In his compelling essay, “Longing for Home,” Holocaust survivor Elie Wiesel reflects on the theme of exile and return. It is a subject that Jews know all too well. Painful memories and vanished dwelling places are deeply woven into their history. But out of loss comes longing, and out of longing, hope.
“Would the paradise be a paradise if it were not lost? But what about longing for the future? Moses did not long for his Egyptian past but for his Jewish future. Messianic redemption implies the distant kingdom of David transformed in hope for a better future, a future when every human being everywhere will feel at home––at last––at home in his or her faith, country, and socio-economic environment.” [i]
One of the greatest injunctions of the Torah was forged from the experience of exile and homelessness:
Never forget what it was like to be a homeless stranger,
grateful for whatever shelter or meal could be found.
Welcome the homeless, for you too were once homeless exiles.
Welcome the immigrant, for you too had no place of your own.[ii]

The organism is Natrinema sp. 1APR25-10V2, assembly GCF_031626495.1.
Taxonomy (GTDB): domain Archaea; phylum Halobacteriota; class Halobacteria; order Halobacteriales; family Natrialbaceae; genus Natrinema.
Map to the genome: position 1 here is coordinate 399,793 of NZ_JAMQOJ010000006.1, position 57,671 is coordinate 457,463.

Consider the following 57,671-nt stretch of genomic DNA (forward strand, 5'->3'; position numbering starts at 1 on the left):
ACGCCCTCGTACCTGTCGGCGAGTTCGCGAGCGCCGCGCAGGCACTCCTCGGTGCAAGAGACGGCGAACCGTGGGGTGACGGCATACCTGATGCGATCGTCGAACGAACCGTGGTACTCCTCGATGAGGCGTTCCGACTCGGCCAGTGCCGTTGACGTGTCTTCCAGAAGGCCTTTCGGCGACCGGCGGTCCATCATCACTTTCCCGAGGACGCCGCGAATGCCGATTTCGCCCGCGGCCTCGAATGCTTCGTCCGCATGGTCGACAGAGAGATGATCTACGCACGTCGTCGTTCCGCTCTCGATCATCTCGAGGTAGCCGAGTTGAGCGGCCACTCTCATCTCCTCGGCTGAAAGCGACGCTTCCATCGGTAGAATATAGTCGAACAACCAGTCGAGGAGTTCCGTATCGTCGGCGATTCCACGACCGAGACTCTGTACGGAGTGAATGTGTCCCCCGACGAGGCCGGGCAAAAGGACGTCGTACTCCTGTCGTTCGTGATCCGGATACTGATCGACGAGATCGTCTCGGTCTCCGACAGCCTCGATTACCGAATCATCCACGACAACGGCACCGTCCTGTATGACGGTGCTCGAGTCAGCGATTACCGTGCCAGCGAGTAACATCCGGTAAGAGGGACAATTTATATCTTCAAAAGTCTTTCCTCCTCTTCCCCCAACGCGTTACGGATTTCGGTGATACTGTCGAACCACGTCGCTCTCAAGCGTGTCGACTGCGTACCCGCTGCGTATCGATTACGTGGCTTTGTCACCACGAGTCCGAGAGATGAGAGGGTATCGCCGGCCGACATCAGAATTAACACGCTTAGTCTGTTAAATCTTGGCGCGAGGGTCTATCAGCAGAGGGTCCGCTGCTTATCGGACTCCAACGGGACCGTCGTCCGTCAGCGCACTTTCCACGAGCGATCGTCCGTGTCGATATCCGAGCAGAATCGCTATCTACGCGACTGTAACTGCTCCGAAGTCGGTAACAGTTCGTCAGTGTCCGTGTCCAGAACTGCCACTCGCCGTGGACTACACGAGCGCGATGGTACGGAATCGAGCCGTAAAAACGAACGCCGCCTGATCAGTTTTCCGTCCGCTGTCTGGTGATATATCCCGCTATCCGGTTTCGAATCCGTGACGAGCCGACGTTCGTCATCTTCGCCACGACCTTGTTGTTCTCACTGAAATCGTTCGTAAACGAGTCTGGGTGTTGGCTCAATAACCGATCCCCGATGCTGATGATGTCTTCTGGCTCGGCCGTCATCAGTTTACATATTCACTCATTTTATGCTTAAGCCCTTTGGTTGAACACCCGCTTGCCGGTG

Jesus knew this law so very well,
and he practiced it every time he reached out to the lost
or dined with the outcast.
Yes, Dorothy, there is no place like home,
except where we ourselves become
both givers and receivers
of the divine hospitality:
where no one is a stranger,
and there is always room enough,
and food enough,
and love enough
for everyone at the table of welcome.
May this Thanksgiving feast be a time of welcome, blessing, and deep gratitude for you, dear reader. And until that day when everyone of God’s beloved family comes home to the welcome table, let us all remain hungry for the justice to make it so.
Utopian Dreams and Cold Realities: A Thanksgiving Homily
We the People: Voices of the Immigrant Experience
[i]Elie Wiesel, “Longing for Home,” in Leroy S. Rouner, ed., The Longing for Home(Notre Dame, IN: Notre Dame University Press, 1996), 28.
[ii]Exodus 23:9, Leviticus 19:34, Deuteronomy 10:19. The injunction to welcome the stranger is invoked 36 times in the Torah, more than any other commandment.